Within and outside of the ICWDR, black women from Africa and the African Diaspora faced and challenged discrimination on the basis of their sex and race. Their activism and intellectual work set a powerful precedent for a subsequent wave of black internationalism shaped by self-avowed black feminists.
In late 19th- and early 20th-century America, a new image of womanhood emerged that began to shape public views and understandings of women’s role in society.
Identified by contemporaries as a Gibson Girl, a suffragist, a Progressive reformer, a bohemian feminist, a college girl, a bicyclist, a flapper, a working-class militant, or a Hollywood vamp, all of these images came to epitomize the New Woman, an umbrella term for modern understandings of femininity. Referring both to real, flesh-and-blood women, and also to an abstract idea or a visual archetype, the New Woman represented a generation of women who came of age between 1890 and 1920 and challenged gender norms and structures by asserting a new public presence through work, education, entertainment, and politics, while also denoting a distinctly modern appearance that contrasted with Victorian ideals. The New Woman became associated with the rise of feminism and the campaign for women’s suffrage, as well as with the rise of consumerism, mass culture, and freer expressions of sexuality that defined the first decades of the 20th century. Emphasizing youth, mobility, freedom, and modernity, the image of the New Woman varied by age, class, race, ethnicity, and geographical region, offering a spectrum of behaviors and appearances with which different women could identify. At times controversial, the New Woman image provided women with opportunities to negotiate new social roles and to promote ideas of equality and freedom that would later become mainstream.
In the United States, the history of sexual assault in the first half of the 20th century involves multiple contradictions between the ordinary, almost invisible accounts of women of all colors who were raped by fathers, husbands, neighbors, boarders, bosses, hired hands, and other known individuals versus the sensational myths that involved rapacious black men, sly white slavers, libertine elites, and virginal white female victims. Much of the debate about sexual assault revolved around the “unwritten law” that justified “honorable” white men avenging the “defilement” of their women. Both North and South, white people defended lynching and the murder of presumed rapists as “honor killings.” In courtrooms, defense attorneys linked the unwritten law to insanity pleas, arguing that after hearing women tell about their assault, husbands and fathers experienced an irresistible compulsion to avenge the rape of their women. Over time, however, notorious court cases from New York to San Francisco, Indianapolis and Honolulu, to Scottsboro, Alabama, shifted the discourse away from the unwritten law and extralegal “justice” to a more complicated script that demonized unreliable women and absolved imperfect men. National coverage of these cases, made possible by wire services and the Hearst newspaper empire, spurred heated debates concerning the proper roles of men and women. Blockbuster movies like The Birth of a Nation and Gone with the Wind and Book of the Month Club selections such as John Steinbeck’s Of Mice and Men and Richard Wright’s Native Son joined the sensationalized media coverage of high-profile court cases to create new national stereotypes about sexual violence and its causes and culprits. During the 1930s, journalists, novelists, playwrights, and moviemakers increasingly emphasized the culpability of women who, according to this narrative, made themselves vulnerable to assault by stepping outside of their appropriate sphere and tempting men into harming them.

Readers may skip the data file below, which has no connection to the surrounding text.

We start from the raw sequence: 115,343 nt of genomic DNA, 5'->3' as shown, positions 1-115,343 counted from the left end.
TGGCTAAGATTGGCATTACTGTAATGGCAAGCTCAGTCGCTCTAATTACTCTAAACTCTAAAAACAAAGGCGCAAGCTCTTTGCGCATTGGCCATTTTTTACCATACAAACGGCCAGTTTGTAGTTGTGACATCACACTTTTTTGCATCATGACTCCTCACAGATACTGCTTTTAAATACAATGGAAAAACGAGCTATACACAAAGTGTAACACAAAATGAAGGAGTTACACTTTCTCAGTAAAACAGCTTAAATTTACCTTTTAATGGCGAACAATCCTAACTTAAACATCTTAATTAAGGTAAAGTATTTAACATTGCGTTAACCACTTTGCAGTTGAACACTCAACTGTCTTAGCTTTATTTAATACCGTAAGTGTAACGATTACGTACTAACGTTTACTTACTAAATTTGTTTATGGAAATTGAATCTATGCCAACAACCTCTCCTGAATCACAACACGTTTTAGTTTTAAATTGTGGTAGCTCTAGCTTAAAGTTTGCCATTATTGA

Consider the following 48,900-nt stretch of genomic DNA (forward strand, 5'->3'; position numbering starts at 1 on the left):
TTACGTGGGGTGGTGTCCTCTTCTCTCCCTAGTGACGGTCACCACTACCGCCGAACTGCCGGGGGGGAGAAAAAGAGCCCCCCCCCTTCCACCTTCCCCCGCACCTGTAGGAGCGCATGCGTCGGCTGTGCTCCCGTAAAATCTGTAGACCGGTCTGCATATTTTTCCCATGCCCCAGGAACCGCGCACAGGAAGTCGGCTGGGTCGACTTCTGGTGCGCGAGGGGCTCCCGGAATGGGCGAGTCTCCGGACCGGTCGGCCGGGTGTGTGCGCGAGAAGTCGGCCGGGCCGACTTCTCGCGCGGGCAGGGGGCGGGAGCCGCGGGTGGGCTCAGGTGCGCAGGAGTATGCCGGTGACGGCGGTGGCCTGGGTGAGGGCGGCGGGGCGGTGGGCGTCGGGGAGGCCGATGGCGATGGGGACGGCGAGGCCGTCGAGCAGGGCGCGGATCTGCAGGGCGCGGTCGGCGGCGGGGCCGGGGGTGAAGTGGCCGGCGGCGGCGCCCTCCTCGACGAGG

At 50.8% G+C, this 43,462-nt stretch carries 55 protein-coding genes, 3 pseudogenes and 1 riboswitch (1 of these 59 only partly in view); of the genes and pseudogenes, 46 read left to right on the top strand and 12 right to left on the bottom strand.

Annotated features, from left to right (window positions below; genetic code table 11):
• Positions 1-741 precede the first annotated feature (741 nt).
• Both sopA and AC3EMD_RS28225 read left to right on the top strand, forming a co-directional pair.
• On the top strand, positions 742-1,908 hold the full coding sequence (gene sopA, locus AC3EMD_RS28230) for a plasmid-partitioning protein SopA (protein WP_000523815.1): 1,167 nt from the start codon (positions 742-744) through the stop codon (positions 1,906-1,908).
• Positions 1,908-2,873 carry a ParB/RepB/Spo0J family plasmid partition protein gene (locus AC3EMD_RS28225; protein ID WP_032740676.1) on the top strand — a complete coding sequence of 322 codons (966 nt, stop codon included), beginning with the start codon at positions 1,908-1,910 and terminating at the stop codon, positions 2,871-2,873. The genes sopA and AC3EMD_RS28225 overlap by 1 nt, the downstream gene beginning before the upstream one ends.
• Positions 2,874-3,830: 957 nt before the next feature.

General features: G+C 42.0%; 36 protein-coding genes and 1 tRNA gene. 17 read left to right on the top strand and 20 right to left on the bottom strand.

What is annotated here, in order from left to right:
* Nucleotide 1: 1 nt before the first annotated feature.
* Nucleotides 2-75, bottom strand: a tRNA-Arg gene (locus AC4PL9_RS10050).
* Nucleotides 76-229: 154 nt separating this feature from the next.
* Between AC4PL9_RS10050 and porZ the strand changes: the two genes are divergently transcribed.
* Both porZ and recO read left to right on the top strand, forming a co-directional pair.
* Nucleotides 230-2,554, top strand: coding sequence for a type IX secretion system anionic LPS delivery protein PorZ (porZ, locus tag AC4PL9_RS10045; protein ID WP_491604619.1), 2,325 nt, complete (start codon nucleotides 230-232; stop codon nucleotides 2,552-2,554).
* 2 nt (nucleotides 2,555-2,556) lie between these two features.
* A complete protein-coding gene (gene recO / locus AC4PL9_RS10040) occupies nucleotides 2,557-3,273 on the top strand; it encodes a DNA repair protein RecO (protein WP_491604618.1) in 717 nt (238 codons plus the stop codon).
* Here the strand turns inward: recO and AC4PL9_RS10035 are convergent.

Melissa A. McEuen